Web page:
Low-deposit first home buyers drove mortgage activity in February, with data showing a 46% increase in the volume of high-LVR loans compared to the same month last year. Overall mortgage lending increased to $4.8 billion - up by $130 million from February 2018.
According to CoreLogic, high-LVR loans to first home buyers grew significantly and “far outstripped” overall volumes, but banks are still retaining their cautious stance and remain a decent way off from the Reserve Bank’s LVR speed limits.
CoreLogic senior property economist Kelvin Davidson says RBNZ is unlikely to be concerned about this spike in high-LVR lending, but they will undoubtedly be keeping a “close eye” on the figures as they develop over the next few months. When it comes to owner-occupiers, high-LVR lending was roughly the same as the previous month, dropping slightly to 12.0% from 12.1% in January. Davidson says these loans will only be going to the “best” borrowers in any case, given the banks’ strict lending criteria and income and expense testing.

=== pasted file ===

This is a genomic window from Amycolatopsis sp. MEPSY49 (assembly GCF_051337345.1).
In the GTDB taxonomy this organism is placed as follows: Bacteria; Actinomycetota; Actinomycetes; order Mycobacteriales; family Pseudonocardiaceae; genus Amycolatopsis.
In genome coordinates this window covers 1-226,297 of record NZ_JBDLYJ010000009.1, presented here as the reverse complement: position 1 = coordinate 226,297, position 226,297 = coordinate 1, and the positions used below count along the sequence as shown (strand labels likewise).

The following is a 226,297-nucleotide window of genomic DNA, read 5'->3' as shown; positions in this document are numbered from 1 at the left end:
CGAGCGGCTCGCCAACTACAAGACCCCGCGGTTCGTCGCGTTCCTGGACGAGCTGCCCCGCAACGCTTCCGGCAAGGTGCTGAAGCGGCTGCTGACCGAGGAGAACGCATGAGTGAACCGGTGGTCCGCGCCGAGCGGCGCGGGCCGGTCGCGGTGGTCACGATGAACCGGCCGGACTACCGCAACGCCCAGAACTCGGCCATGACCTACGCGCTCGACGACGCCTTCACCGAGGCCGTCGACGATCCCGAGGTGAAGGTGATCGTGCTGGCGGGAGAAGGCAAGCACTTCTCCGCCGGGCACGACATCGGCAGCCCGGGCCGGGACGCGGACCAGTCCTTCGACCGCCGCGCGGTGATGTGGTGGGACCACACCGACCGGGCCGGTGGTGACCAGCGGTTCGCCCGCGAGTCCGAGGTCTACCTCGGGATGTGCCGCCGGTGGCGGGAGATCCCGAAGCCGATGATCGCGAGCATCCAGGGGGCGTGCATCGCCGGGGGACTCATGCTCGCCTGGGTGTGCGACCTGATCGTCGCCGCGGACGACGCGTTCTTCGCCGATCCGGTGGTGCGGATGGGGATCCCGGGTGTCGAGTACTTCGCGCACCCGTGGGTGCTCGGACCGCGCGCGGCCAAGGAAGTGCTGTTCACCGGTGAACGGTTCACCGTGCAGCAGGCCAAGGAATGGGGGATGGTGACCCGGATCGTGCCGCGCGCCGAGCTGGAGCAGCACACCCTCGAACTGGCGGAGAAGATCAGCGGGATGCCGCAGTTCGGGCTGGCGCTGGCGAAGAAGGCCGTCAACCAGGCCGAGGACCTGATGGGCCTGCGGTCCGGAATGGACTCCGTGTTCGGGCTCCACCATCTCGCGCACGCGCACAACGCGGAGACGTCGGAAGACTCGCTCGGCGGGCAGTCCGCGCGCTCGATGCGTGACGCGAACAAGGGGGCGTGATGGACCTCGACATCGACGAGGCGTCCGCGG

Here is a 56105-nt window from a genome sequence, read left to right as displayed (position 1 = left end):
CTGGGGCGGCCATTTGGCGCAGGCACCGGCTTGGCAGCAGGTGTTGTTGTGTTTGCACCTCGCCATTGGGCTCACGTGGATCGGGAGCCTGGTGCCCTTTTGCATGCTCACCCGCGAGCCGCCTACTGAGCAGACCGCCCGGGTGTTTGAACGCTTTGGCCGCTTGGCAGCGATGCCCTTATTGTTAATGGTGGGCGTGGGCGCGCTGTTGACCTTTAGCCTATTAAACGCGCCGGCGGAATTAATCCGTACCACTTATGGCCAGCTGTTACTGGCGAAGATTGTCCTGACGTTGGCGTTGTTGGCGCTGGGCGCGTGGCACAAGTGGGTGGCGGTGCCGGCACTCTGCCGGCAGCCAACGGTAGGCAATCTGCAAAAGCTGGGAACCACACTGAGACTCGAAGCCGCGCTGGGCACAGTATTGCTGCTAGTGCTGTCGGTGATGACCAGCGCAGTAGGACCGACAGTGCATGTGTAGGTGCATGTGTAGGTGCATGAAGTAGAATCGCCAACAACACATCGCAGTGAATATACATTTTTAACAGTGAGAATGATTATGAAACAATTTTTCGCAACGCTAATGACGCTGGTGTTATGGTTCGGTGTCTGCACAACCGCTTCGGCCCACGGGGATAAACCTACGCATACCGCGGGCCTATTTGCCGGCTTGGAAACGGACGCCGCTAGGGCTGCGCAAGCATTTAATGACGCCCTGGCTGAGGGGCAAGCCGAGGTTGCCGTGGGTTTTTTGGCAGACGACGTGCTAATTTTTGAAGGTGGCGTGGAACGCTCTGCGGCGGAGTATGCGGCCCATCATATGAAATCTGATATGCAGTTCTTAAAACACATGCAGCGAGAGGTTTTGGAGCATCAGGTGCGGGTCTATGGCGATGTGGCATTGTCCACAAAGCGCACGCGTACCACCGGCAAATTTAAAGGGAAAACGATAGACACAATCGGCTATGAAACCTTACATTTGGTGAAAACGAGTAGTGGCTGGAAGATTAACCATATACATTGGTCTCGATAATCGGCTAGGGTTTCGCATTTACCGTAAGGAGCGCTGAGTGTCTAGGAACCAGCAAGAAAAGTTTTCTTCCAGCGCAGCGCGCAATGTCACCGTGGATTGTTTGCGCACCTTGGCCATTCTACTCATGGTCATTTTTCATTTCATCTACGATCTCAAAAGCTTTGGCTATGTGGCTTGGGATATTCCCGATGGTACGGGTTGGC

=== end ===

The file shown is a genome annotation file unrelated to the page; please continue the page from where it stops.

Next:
“Looking ahead, the rise in mortgage lending looks set to roll on, giving support to sales volumes and property values,” Davidson said.
“Competition amongst the banks will stay pretty intense, and this will lead to more attractive deals for borrowers. Indeed, the past week or so has seen last year’s mortgage rate wars kick into gear again, with several other banks now joining the first-mover HSBC in offering two-year fixed loans at sub-4% rates.”
“Tomorrow’s OCR decision will almost certainly keep the base rate at 1.75% and reiterate the outlook of no change until 2021,” he continued. “This will also help maintain the current low mortgage rate environment.”
Davidson says the property market is also benefiting from relative stability given the majority of mortgages are fixed-rate loans, and does not anticipate any downturn similar to that in Australia, where most mortgages are floating rates.
“That provides a solid footing for our property market by giving households some breathing space in the event of a sudden or sharp rise in mortgage rates,” he said.